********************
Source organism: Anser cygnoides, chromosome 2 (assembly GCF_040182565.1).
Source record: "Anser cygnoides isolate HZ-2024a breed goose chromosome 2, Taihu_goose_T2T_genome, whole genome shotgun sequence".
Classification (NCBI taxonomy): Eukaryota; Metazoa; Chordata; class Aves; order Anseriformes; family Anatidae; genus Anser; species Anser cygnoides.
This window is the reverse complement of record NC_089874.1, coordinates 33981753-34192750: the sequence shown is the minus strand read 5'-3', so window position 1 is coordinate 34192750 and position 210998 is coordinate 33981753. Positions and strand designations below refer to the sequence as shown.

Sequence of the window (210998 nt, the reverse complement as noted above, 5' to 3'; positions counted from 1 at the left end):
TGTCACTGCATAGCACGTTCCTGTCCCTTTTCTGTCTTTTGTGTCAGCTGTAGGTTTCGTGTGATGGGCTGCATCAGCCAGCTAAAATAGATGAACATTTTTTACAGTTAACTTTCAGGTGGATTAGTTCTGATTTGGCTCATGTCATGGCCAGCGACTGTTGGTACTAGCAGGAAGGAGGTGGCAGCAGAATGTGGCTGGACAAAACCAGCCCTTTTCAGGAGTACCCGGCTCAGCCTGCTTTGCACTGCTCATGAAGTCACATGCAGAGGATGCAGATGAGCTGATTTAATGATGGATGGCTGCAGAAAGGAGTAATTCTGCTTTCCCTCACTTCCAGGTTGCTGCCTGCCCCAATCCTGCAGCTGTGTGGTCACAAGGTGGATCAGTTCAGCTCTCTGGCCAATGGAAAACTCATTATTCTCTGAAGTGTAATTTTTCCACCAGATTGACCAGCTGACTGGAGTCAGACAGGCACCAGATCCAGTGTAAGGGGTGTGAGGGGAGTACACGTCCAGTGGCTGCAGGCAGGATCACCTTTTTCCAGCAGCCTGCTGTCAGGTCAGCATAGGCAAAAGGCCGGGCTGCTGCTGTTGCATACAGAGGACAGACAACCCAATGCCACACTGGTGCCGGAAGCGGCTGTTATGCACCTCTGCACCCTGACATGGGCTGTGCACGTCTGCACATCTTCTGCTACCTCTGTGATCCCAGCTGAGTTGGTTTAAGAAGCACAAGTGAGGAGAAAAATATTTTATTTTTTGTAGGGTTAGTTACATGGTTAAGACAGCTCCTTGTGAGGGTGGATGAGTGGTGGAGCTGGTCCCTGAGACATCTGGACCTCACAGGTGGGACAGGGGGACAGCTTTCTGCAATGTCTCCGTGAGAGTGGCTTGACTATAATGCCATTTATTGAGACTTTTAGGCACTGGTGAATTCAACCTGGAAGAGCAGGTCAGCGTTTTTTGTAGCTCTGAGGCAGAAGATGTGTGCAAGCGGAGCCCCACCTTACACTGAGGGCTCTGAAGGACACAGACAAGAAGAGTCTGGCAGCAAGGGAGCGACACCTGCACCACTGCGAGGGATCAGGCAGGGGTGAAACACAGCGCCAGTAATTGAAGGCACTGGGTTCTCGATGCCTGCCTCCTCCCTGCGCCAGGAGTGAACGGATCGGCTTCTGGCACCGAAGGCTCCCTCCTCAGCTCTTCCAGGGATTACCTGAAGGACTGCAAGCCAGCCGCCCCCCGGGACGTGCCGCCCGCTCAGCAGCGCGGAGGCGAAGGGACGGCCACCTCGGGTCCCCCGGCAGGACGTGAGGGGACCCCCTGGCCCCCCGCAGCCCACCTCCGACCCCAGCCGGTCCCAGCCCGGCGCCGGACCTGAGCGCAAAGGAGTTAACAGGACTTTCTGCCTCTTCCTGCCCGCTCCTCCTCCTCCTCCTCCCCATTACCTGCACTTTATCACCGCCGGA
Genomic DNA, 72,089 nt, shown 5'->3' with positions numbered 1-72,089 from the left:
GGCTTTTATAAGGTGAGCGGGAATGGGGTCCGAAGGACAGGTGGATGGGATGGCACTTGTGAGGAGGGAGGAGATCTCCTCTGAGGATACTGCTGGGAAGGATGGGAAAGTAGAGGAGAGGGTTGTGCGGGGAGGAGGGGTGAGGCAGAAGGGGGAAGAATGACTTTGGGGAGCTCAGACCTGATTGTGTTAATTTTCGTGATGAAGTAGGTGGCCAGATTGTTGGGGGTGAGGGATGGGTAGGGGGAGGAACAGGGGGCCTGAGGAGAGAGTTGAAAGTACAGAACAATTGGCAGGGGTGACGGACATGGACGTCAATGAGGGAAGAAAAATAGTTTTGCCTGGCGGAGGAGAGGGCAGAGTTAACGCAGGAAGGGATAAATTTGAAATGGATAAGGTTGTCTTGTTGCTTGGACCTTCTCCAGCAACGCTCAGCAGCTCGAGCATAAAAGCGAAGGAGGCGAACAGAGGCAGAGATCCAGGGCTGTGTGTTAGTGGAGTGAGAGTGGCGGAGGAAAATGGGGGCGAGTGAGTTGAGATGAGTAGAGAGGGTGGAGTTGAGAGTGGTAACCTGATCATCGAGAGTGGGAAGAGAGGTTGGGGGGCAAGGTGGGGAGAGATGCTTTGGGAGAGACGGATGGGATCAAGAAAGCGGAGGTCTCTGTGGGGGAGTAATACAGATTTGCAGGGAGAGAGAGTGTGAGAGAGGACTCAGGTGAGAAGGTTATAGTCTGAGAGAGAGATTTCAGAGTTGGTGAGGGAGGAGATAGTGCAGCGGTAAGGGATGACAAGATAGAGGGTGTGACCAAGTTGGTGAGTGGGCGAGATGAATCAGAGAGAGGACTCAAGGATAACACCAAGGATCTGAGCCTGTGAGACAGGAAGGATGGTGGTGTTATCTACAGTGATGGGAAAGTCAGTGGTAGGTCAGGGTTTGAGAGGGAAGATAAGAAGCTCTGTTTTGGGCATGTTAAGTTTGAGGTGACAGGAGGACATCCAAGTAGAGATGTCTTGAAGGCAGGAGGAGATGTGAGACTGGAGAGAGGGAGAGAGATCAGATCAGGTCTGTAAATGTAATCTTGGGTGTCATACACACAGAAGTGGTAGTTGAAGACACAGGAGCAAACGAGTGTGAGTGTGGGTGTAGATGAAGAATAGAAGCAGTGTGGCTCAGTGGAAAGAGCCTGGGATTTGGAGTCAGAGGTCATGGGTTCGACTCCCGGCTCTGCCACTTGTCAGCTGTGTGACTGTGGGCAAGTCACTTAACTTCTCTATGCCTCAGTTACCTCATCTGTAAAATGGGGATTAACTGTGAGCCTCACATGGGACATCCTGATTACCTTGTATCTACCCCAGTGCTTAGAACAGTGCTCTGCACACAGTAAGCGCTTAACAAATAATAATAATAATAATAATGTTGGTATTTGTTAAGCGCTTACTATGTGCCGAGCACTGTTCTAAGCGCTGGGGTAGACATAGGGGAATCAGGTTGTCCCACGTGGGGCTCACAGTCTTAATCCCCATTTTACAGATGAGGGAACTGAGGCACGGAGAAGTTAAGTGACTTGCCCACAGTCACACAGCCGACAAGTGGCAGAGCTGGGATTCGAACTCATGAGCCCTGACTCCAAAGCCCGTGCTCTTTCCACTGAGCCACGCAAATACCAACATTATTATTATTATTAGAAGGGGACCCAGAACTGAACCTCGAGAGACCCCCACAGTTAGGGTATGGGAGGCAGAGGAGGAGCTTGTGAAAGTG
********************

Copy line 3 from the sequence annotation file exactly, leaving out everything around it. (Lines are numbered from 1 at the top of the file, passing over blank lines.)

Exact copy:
Classification (NCBI taxonomy): Eukaryota; Metazoa; Chordata; class Aves; order Anseriformes; family Anatidae; genus Anser; species Anser cygnoides.